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Temperate kelp forest, British Columbia, Canada | Photo by Jenn Burt

Charlotte (Canada) a global north delegate for GYBN, was in charge of following Item 15, on  Marine issues and EBSAs (Ecologically and Biologically Significant Areas). The main discussion from the parties about this topic was around conservation issues, related to marine debris, underwater noise, and a diversity of protected areas tools.

On December 5th, GYBN made an intervention on marine issues asking that parties accept the current EBSA list, which should lead to more multinational support for this tool, and work towards more effective marine spatial planning. Following the parties negotiations closely allowed us to tailor our negotiation to the debates and support the stated positions of certain parties in our intervention. As members of civil society, we aren’t allowed to suggest specific changes to the text or the ongoing negotiation, so we spend a lot of time thinking about alliances and lobbying for our perspectives around specific items. Unfortunately, the contentious text about EBSAs continues to be a point of conflict throughout the second week.

fisherboat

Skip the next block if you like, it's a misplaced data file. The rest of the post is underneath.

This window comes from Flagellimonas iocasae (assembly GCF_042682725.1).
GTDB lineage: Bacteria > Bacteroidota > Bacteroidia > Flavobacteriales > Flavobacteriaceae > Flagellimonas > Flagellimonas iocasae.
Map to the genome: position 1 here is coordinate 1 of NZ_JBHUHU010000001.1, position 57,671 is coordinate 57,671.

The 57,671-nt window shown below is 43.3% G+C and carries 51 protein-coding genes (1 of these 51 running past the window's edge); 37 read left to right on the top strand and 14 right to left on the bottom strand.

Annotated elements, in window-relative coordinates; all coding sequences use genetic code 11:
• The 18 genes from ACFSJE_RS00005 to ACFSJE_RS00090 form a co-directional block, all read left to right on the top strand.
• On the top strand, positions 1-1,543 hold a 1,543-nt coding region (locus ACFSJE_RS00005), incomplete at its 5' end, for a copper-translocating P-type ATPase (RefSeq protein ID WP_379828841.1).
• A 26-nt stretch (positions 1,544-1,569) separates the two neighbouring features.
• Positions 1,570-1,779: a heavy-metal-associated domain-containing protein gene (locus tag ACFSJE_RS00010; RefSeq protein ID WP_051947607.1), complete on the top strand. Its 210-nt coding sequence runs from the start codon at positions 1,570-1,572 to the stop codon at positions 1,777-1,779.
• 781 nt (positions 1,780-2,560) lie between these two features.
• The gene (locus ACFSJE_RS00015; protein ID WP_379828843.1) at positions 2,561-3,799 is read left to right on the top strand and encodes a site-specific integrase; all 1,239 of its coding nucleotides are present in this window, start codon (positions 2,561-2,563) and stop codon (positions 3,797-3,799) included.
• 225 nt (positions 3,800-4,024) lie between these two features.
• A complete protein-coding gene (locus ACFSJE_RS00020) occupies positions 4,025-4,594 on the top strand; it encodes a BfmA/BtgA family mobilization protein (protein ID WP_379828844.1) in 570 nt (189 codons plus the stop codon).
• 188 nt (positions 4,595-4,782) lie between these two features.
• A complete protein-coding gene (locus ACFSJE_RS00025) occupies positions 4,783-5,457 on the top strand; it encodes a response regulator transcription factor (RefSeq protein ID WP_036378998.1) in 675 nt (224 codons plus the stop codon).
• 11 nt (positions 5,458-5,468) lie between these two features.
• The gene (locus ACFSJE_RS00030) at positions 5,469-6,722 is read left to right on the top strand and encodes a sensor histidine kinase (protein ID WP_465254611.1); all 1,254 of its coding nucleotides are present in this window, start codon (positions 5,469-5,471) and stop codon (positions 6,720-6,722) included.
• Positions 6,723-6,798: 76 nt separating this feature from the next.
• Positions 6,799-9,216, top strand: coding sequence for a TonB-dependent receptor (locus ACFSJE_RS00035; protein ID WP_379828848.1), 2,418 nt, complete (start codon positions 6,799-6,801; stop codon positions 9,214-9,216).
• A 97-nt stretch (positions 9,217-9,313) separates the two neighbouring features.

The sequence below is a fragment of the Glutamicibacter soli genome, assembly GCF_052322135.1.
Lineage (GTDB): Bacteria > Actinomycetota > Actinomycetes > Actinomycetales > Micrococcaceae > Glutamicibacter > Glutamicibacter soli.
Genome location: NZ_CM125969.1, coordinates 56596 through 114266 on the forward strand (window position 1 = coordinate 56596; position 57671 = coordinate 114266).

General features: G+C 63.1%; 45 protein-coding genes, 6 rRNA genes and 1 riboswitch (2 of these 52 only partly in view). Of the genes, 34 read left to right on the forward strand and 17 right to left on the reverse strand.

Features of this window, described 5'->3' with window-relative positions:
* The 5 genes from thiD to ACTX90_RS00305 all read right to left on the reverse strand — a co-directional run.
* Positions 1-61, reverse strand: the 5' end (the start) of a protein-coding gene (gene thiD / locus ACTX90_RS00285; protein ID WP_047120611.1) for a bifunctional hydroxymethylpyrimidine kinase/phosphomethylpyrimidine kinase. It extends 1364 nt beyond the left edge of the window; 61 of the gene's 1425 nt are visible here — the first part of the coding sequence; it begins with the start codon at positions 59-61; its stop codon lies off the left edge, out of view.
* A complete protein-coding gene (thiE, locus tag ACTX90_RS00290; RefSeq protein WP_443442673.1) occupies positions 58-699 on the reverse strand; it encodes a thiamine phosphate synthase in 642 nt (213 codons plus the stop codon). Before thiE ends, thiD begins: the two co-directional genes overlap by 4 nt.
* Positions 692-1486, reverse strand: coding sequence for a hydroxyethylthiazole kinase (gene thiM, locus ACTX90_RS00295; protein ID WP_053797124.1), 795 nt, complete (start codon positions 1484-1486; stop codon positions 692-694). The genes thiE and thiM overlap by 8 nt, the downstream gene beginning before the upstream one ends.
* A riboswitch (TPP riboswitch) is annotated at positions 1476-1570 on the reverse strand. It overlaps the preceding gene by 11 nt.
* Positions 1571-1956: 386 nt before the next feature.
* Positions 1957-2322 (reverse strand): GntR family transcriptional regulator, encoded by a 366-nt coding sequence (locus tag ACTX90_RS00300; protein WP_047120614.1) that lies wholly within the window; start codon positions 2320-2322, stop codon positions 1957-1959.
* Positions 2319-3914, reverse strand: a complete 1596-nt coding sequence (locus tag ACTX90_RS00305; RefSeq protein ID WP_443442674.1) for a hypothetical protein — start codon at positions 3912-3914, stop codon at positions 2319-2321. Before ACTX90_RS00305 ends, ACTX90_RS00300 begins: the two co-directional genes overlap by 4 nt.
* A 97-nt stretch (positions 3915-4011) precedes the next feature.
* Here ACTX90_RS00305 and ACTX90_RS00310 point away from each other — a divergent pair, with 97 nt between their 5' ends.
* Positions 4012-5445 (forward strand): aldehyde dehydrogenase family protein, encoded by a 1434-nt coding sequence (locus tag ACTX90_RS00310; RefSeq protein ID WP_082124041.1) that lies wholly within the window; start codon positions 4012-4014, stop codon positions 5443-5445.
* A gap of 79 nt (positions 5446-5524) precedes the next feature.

Small scale fishing boat, Canada | Photo by Lauren Eckert

 

Terminology rules at COP. It’s not uncommon for a discussion around a single line or phrase in the negotiating text to take half an hour or more, or to even come to a standstill. During the marine sessions, a lengthy discussion took place about the inclusion of “pelagic areas” or whether to use the more general phrase “open sea areas”, when referring to marine debris and the associated regulations. After talking to some of the more experienced delegates, we think that this disagreement relates to the United Nations Convention on the Law of the Sea (UNCLOS), and whether some nations are or are not signed on to that agreement. There are so many layers of complexity beyond sometimes simple points of disagreement here! It is important to understand that these discussions over scientific terminology are often referring back to political issues, such as the delimitation of boundaries on national jurisdictions.